This beautiful and playful modern chalet in Genolier, Switzerland was designed by LRS Architects to take full advantage of the Alps and Lake Geneva. According to the architects, “The topographical insertion, in a «plug-in» way, inverts the interior walk and the superposition of the functions. The intermediate floor with the parent and the children bedrooms offers a terrace. From the garden, the ground floor is accessible with the inner-pool and the workshop. So to speak, this single family house get immersed into the topography and let us play with the perceptions and the variation of scales. The relation between the inhabitant and the distant landscape (the lake and the Alps) and the nearby context (so are the garden, the terrace and the porch) is a central theme of the project. The utilization of the larch gives a strong contrast with the mineral parts and the tiled roof introducing the stacking lecture“. Inside and out, the features of this home are tasteful and inspire a serene living environment.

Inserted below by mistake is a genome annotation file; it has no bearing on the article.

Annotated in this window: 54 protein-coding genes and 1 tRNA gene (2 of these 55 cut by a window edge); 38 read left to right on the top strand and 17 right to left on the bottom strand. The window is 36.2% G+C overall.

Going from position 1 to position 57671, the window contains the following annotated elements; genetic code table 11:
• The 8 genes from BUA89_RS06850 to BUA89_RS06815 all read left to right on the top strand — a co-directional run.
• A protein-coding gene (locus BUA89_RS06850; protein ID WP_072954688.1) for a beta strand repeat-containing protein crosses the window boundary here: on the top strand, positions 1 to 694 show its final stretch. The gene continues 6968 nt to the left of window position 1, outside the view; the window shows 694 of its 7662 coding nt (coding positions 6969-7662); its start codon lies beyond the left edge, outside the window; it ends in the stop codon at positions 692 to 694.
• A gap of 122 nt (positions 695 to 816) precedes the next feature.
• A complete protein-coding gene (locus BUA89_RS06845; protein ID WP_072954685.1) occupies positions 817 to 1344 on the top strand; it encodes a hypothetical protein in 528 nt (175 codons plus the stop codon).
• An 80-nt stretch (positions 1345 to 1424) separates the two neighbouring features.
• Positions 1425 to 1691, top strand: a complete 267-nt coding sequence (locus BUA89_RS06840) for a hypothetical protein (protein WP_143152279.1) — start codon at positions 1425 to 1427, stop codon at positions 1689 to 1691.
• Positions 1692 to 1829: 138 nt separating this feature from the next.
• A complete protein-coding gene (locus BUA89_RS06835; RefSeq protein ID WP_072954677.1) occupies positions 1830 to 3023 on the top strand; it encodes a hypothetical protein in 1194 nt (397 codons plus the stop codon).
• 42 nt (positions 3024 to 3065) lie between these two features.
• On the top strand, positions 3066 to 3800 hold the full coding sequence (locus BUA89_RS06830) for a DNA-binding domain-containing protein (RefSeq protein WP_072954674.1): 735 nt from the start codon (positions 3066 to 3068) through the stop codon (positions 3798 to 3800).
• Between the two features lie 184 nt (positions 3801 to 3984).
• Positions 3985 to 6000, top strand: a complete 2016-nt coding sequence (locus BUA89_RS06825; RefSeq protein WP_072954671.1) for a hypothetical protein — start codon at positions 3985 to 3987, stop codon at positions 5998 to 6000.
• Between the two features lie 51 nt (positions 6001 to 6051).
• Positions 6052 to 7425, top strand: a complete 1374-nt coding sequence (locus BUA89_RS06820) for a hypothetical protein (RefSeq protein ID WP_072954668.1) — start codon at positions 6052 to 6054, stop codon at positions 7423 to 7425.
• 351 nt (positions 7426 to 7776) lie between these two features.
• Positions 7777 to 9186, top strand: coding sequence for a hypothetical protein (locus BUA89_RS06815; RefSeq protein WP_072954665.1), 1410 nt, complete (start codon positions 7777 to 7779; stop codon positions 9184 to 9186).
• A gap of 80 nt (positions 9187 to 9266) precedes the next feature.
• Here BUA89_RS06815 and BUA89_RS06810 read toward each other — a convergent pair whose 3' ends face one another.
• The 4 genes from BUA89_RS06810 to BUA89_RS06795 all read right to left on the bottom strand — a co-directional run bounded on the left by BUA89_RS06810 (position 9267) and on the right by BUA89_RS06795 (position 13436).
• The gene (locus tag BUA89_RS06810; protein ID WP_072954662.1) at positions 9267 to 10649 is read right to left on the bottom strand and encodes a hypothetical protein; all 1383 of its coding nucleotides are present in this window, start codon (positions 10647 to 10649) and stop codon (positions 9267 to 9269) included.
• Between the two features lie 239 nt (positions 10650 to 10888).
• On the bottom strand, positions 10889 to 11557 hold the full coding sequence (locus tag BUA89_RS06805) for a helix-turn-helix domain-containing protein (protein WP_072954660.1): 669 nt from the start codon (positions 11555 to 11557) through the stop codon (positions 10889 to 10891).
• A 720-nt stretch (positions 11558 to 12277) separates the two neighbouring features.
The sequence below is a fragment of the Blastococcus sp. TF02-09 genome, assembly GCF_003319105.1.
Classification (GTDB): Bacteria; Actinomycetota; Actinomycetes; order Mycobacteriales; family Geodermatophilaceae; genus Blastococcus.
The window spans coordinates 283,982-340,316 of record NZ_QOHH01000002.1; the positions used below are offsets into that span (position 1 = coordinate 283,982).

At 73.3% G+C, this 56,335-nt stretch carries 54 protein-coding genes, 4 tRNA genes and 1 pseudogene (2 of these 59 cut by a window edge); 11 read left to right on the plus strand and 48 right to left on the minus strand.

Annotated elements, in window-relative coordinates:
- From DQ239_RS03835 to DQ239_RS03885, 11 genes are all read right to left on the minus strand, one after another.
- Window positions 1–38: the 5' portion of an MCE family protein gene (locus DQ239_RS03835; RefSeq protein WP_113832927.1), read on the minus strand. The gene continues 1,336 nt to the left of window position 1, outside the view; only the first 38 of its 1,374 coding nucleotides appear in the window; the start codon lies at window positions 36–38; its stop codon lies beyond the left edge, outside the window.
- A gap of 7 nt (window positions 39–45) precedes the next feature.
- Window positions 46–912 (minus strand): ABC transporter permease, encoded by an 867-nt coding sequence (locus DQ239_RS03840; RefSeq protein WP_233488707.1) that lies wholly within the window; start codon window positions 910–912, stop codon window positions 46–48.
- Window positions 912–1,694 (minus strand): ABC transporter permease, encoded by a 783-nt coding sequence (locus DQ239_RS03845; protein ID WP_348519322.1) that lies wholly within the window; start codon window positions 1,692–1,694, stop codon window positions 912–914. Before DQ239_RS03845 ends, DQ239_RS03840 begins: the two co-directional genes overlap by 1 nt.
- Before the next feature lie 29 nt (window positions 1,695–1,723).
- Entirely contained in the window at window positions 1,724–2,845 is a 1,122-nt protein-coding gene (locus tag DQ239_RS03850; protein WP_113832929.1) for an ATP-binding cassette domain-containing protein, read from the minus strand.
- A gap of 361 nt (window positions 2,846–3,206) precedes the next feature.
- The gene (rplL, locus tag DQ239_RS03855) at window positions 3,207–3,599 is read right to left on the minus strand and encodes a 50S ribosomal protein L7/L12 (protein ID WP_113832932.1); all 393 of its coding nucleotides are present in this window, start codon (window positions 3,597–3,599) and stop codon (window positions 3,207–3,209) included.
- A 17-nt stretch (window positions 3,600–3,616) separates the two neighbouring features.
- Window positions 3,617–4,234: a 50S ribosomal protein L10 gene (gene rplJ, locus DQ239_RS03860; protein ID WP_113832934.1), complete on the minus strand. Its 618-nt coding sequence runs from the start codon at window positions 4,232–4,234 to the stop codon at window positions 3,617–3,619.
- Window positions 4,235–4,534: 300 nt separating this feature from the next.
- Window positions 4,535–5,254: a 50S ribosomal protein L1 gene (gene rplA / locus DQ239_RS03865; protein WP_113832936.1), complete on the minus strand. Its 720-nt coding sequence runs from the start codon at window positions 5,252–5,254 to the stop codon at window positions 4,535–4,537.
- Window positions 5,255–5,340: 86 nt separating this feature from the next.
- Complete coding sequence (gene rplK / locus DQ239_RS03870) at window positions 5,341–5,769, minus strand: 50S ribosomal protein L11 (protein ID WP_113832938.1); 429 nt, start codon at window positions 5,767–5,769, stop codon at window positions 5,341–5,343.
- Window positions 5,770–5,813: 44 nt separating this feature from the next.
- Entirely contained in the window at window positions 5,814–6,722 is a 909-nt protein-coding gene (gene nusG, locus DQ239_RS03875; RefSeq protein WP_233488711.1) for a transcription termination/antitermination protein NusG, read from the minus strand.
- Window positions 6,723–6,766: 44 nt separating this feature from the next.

These days, a building doesnt just have to look good, it should ideally be good for the environment too. A great example of sustainability spliced with style from the past few years is the M&S store at Cheshire Oaks Retail Park in Ellesmere Port, designed by Aukett Fitzroy Robinson.
Value for money is not, and never was, the same as being cheap. Value for money means making the most of whatever budget is available. A good example of this is Hayes Primary School in London, by Hayhurst and Co. Having to contend with a tightly controlled 3 million local authority budget, they worked with the existing structure of the primary school to give it a much needed update. A striking polished stainless steel brise-soleil facade installed at the school’s entrance, gives the school’s many different buildings a sense of identity, while new classrooms have been created in a range of shapes and sizes, and are often flooded with natural light